A bright starburst from the traffic circle of the same name, the neighbourhood of Dupont Circle combines the best of Washington D.C.’s historic charm and modern nightlife. From shops and galleries to bars and cafes, the district is one of the U.S. capital’s trendiest.
While part of Pierre Charles L’Enfant’s original plans for Washington D.C., Dupont Circle didn’t take off until after the American Civil War and didn’t even begin to gain its current character until the 1970s when it became a bohemian haven for the LGBT community. Consider it the American capital’s answer to New York’s Greenwich Village or San Francisco’s Castro district. Today, it has been largely gentrified. Highlight attractions include the Phillips Collection of modern art, the Brewmaster’s Castle and the Nuns of Battlefield sculpture, as well as the area’s countless trendy watering holes.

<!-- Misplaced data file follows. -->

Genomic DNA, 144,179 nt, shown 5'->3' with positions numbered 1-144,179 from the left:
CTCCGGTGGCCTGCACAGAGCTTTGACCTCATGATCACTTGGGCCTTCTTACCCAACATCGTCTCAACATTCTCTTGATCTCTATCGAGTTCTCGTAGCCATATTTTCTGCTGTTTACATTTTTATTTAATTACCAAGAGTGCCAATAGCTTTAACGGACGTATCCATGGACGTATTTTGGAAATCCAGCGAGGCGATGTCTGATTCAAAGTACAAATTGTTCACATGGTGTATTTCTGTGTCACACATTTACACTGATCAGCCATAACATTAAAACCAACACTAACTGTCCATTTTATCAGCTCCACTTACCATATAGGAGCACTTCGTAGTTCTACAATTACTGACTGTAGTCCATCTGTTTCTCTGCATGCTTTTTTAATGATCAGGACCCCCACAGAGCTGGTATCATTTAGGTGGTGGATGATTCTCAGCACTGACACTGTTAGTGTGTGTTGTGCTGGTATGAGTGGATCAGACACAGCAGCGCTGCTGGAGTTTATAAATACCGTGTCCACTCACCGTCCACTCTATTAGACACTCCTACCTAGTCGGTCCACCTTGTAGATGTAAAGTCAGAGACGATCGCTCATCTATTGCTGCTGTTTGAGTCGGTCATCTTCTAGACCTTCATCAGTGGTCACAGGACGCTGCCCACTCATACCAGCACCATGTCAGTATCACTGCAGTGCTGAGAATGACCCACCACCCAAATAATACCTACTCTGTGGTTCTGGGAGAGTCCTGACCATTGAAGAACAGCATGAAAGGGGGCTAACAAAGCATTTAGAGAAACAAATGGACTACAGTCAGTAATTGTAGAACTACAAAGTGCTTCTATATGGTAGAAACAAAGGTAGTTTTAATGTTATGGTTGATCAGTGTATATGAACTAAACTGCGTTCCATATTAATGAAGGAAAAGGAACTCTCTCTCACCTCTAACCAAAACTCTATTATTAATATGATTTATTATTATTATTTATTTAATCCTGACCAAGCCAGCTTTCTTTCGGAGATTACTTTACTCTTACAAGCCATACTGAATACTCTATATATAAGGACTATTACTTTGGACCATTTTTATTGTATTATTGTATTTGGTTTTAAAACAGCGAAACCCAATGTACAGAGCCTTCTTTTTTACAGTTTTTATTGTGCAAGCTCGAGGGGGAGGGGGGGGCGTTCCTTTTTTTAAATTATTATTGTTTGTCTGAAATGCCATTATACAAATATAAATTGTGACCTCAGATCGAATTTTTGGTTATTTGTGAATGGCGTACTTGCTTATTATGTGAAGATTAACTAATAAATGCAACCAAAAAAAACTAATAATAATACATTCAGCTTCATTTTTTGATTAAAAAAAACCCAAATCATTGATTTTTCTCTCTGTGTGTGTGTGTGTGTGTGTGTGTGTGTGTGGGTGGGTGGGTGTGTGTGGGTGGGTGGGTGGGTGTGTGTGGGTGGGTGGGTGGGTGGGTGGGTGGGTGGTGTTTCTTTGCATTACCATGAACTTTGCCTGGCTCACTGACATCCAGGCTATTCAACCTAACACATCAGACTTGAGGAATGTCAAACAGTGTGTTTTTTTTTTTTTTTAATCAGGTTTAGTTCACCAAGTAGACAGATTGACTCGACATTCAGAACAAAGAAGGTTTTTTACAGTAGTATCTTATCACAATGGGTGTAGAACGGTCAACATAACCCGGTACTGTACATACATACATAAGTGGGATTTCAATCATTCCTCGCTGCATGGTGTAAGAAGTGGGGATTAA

The red line of the Washington Metro stops at Dupont Circle station beneath the neighbourhood’s central traffic circle. A ride from Metro Center near the White House takes less than ten minutes. The eponymous traffic circle serves the juncture of Connecticut Avenue, Massachusetts Avenue, New Hampshire Avenue, P Street and 19th Street.
It may be better known for its LGBT history, but one of the most historic parts of Dupont Circle belongs to a different marginalised group. The Strivers’ Section, between Swann Street and Florida Avenue, was home to leaders of the African-American community. Frederick Douglass himself even owned a row of houses on 17th Street.